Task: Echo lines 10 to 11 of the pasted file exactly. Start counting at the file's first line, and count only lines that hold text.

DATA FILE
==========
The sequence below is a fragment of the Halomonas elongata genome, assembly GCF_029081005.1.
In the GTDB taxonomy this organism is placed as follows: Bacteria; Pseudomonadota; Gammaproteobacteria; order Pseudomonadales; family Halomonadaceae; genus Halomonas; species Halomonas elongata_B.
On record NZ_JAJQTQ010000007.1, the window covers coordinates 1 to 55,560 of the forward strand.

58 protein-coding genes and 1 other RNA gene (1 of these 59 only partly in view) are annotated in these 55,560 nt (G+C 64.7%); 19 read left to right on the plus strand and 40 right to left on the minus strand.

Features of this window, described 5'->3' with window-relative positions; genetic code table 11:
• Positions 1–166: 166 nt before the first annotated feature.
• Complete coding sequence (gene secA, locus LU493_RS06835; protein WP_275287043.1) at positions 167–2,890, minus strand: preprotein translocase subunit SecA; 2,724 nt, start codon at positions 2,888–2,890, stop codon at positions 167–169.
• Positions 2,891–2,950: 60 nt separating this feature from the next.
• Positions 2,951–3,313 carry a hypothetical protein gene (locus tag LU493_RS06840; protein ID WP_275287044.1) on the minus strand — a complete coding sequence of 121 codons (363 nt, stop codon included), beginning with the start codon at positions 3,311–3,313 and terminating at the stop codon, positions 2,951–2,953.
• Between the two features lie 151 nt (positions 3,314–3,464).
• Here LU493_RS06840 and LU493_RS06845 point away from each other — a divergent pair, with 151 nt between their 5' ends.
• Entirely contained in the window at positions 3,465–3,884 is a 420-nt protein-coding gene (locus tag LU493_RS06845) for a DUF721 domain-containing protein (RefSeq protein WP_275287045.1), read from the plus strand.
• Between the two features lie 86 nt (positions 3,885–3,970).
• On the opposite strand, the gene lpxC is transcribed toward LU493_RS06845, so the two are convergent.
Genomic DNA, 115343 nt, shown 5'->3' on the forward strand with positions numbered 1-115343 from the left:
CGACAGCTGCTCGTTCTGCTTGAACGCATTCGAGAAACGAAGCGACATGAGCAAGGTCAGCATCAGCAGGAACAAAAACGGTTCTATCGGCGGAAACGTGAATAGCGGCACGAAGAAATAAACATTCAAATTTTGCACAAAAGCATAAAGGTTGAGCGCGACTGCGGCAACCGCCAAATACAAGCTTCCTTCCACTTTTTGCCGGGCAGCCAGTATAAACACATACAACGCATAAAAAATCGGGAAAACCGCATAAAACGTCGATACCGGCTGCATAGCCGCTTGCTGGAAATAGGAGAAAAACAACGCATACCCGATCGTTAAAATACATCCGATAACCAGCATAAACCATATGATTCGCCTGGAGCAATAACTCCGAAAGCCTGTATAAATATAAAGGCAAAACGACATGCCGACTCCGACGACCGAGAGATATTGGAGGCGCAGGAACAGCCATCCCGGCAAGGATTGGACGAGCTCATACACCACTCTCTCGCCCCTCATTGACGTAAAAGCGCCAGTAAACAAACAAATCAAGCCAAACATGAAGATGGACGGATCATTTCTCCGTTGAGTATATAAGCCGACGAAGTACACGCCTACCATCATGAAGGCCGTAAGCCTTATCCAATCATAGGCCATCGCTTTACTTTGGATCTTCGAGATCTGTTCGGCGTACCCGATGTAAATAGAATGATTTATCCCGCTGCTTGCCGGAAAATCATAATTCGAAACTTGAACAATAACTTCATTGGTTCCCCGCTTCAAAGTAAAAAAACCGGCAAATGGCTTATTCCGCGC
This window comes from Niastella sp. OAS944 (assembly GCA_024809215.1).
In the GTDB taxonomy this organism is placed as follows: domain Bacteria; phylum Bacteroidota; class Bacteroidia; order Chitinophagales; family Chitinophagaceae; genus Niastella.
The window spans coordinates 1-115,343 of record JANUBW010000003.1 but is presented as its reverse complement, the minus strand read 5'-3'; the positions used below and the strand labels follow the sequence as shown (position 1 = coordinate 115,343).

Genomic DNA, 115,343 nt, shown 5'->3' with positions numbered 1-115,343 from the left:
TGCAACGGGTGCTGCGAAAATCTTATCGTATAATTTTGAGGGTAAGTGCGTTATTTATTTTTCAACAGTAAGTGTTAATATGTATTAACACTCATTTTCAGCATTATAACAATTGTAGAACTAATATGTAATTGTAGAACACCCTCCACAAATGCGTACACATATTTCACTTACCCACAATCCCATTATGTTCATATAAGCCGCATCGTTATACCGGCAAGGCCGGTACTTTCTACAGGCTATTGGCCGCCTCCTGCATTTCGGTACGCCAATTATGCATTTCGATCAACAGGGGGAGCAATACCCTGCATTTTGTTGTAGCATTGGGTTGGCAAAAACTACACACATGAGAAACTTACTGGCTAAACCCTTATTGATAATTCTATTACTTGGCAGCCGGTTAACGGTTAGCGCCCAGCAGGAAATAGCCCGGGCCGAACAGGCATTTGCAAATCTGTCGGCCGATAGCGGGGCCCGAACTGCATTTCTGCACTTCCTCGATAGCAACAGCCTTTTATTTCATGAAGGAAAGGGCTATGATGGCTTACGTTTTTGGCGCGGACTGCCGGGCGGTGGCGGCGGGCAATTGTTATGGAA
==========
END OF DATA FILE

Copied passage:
• Between the two features lie 151 nt (positions 3,314–3,464).
• Here LU493_RS06840 and LU493_RS06845 point away from each other — a divergent pair, with 151 nt between their 5' ends.